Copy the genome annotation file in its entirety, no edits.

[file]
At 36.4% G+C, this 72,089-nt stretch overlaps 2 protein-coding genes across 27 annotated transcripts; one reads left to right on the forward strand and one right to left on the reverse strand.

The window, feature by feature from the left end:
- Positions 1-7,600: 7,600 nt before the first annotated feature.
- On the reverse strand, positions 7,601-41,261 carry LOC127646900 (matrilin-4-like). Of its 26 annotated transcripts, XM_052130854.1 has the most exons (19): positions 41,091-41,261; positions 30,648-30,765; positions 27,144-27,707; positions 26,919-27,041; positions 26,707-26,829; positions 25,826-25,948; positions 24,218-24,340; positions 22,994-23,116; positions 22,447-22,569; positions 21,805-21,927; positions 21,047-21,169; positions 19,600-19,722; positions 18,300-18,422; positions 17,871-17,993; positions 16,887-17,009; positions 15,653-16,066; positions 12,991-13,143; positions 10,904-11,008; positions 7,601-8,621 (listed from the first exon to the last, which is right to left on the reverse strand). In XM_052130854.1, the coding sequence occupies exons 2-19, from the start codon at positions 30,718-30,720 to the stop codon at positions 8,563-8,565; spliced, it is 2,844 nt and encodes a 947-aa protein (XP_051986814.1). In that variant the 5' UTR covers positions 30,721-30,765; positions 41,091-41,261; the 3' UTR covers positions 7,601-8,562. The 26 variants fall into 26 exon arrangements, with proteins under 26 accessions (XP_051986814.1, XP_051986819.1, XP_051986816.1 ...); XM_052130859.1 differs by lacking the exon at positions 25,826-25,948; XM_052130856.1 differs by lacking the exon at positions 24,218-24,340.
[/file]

At 36.4% G+C, this 72,089-nt stretch overlaps 2 protein-coding genes across 27 annotated transcripts; one reads left to right on the forward strand and one right to left on the reverse strand.

The window, feature by feature from the left end:
- Positions 1-7,600: 7,600 nt before the first annotated feature.
- On the reverse strand, positions 7,601-41,261 carry LOC127646900 (matrilin-4-like). Of its 26 annotated transcripts, XM_052130854.1 has the most exons (19): positions 41,091-41,261; positions 30,648-30,765; positions 27,144-27,707; positions 26,919-27,041; positions 26,707-26,829; positions 25,826-25,948; positions 24,218-24,340; positions 22,994-23,116; positions 22,447-22,569; positions 21,805-21,927; positions 21,047-21,169; positions 19,600-19,722; positions 18,300-18,422; positions 17,871-17,993; positions 16,887-17,009; positions 15,653-16,066; positions 12,991-13,143; positions 10,904-11,008; positions 7,601-8,621 (listed from the first exon to the last, which is right to left on the reverse strand). In XM_052130854.1, the coding sequence occupies exons 2-19, from the start codon at positions 30,718-30,720 to the stop codon at positions 8,563-8,565; spliced, it is 2,844 nt and encodes a 947-aa protein (XP_051986814.1). In that variant the 5' UTR covers positions 30,721-30,765; positions 41,091-41,261; the 3' UTR covers positions 7,601-8,562. The 26 variants fall into 26 exon arrangements, with proteins under 26 accessions (XP_051986814.1, XP_051986819.1, XP_051986816.1 ...); XM_052130859.1 differs by lacking the exon at positions 25,826-25,948; XM_052130856.1 differs by lacking the exon at positions 24,218-24,340.